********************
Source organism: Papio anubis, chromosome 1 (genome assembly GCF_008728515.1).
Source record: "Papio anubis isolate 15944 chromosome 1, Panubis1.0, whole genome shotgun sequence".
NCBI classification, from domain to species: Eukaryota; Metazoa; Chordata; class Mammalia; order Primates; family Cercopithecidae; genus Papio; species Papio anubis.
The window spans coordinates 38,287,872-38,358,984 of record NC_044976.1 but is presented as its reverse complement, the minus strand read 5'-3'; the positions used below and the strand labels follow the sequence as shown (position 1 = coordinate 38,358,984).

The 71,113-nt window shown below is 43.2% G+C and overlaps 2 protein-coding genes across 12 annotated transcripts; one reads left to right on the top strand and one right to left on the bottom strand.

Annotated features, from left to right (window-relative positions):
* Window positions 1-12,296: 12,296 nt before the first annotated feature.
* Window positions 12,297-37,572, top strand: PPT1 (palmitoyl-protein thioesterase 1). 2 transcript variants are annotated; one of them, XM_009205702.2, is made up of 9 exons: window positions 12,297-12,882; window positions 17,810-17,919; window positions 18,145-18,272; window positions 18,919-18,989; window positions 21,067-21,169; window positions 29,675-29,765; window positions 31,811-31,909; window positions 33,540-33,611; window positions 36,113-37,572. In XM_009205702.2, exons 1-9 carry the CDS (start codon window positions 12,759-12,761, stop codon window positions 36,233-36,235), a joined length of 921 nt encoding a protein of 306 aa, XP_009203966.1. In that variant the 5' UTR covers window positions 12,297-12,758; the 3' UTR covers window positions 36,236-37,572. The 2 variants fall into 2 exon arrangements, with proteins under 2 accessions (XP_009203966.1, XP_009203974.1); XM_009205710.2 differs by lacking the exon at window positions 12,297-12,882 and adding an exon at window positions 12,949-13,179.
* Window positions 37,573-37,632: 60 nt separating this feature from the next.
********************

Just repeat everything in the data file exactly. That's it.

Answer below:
Source organism: Papio anubis, chromosome 1 (genome assembly GCF_008728515.1).
Source record: "Papio anubis isolate 15944 chromosome 1, Panubis1.0, whole genome shotgun sequence".
NCBI classification, from domain to species: Eukaryota; Metazoa; Chordata; class Mammalia; order Primates; family Cercopithecidae; genus Papio; species Papio anubis.
The window spans coordinates 38,287,872-38,358,984 of record NC_044976.1 but is presented as its reverse complement, the minus strand read 5'-3'; the positions used below and the strand labels follow the sequence as shown (position 1 = coordinate 38,358,984).

The 71,113-nt window shown below is 43.2% G+C and overlaps 2 protein-coding genes across 12 annotated transcripts; one reads left to right on the top strand and one right to left on the bottom strand.

Annotated features, from left to right (window-relative positions):
* Window positions 1-12,296: 12,296 nt before the first annotated feature.
* Window positions 12,297-37,572, top strand: PPT1 (palmitoyl-protein thioesterase 1). 2 transcript variants are annotated; one of them, XM_009205702.2, is made up of 9 exons: window positions 12,297-12,882; window positions 17,810-17,919; window positions 18,145-18,272; window positions 18,919-18,989; window positions 21,067-21,169; window positions 29,675-29,765; window positions 31,811-31,909; window positions 33,540-33,611; window positions 36,113-37,572. In XM_009205702.2, exons 1-9 carry the CDS (start codon window positions 12,759-12,761, stop codon window positions 36,233-36,235), a joined length of 921 nt encoding a protein of 306 aa, XP_009203966.1. In that variant the 5' UTR covers window positions 12,297-12,758; the 3' UTR covers window positions 36,236-37,572. The 2 variants fall into 2 exon arrangements, with proteins under 2 accessions (XP_009203966.1, XP_009203974.1); XM_009205710.2 differs by lacking the exon at window positions 12,297-12,882 and adding an exon at window positions 12,949-13,179.
* Window positions 37,573-37,632: 60 nt separating this feature from the next.